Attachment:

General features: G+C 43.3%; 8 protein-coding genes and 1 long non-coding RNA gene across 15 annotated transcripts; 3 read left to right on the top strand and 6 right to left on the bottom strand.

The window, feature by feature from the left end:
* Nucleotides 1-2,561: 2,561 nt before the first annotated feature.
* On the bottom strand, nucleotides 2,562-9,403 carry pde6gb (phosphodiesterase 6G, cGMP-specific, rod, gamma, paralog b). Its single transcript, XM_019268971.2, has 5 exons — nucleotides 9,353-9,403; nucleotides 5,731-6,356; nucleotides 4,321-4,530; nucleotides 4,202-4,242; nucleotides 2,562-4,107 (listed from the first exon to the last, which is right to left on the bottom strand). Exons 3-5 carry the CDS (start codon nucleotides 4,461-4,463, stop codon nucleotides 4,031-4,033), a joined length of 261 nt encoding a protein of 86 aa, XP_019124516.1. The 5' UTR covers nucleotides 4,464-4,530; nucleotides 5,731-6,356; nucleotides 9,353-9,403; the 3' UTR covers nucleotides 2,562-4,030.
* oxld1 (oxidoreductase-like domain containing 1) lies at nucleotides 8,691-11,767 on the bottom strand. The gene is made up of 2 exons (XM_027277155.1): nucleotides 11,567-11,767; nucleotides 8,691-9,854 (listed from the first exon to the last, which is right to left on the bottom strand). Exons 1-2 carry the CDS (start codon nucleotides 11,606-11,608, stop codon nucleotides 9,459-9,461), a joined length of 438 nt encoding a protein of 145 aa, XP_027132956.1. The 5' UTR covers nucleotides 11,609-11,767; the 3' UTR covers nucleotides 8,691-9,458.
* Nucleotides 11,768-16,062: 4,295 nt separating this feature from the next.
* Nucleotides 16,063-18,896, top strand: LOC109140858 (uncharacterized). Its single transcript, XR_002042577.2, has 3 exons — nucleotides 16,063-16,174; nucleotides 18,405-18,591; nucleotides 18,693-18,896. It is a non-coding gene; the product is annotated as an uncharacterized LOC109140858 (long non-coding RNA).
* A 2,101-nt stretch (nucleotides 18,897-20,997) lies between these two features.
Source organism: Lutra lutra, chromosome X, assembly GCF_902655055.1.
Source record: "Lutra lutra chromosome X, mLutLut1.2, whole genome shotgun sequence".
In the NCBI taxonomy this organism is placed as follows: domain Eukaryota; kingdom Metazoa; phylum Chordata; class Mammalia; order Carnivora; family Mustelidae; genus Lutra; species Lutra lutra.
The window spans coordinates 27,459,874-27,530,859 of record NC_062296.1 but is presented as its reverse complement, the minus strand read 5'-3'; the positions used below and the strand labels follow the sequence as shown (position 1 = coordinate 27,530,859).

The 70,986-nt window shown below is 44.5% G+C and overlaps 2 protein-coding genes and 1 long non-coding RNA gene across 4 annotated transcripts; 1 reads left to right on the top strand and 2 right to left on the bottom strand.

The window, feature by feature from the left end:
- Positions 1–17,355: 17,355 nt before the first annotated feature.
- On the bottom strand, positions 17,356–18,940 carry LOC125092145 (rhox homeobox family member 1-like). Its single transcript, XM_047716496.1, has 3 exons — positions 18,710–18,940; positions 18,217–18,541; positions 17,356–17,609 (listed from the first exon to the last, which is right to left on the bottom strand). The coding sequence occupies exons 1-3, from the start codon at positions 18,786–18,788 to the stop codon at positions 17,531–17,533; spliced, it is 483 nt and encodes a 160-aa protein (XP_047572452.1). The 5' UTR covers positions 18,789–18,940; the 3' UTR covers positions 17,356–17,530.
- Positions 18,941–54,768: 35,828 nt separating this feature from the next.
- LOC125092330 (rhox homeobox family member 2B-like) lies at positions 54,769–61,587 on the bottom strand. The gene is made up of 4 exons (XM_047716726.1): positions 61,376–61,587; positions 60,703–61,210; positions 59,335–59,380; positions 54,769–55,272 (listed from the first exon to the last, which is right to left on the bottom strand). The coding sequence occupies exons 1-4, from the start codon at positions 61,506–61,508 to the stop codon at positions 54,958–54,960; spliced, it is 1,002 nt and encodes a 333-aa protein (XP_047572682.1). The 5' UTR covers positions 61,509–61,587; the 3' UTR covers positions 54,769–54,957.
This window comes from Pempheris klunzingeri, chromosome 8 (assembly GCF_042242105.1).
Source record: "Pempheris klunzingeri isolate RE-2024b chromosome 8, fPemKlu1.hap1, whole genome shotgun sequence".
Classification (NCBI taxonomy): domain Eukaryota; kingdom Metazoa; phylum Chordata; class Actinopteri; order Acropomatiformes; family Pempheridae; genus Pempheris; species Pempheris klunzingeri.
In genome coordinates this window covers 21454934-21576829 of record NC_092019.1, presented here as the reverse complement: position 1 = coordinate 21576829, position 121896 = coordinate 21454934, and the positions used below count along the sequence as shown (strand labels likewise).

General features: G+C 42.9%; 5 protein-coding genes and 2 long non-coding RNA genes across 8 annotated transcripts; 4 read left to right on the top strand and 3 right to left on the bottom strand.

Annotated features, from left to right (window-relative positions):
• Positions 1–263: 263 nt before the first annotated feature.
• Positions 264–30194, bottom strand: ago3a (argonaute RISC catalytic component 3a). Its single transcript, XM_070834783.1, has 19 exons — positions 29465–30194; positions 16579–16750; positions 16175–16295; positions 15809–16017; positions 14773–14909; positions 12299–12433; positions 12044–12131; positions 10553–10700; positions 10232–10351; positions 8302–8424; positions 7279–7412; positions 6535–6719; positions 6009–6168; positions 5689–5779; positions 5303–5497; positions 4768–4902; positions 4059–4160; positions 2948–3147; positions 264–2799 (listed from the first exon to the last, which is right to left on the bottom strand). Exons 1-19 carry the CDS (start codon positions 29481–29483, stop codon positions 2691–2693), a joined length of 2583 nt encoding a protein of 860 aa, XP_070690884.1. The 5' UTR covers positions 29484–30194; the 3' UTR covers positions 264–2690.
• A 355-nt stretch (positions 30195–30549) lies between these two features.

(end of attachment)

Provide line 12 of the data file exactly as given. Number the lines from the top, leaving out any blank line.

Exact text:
The window spans coordinates 27,459,874-27,530,859 of record NC_062296.1 but is presented as its reverse complement, the minus strand read 5'-3'; the positions used below and the strand labels follow the sequence as shown (position 1 = coordinate 27,530,859).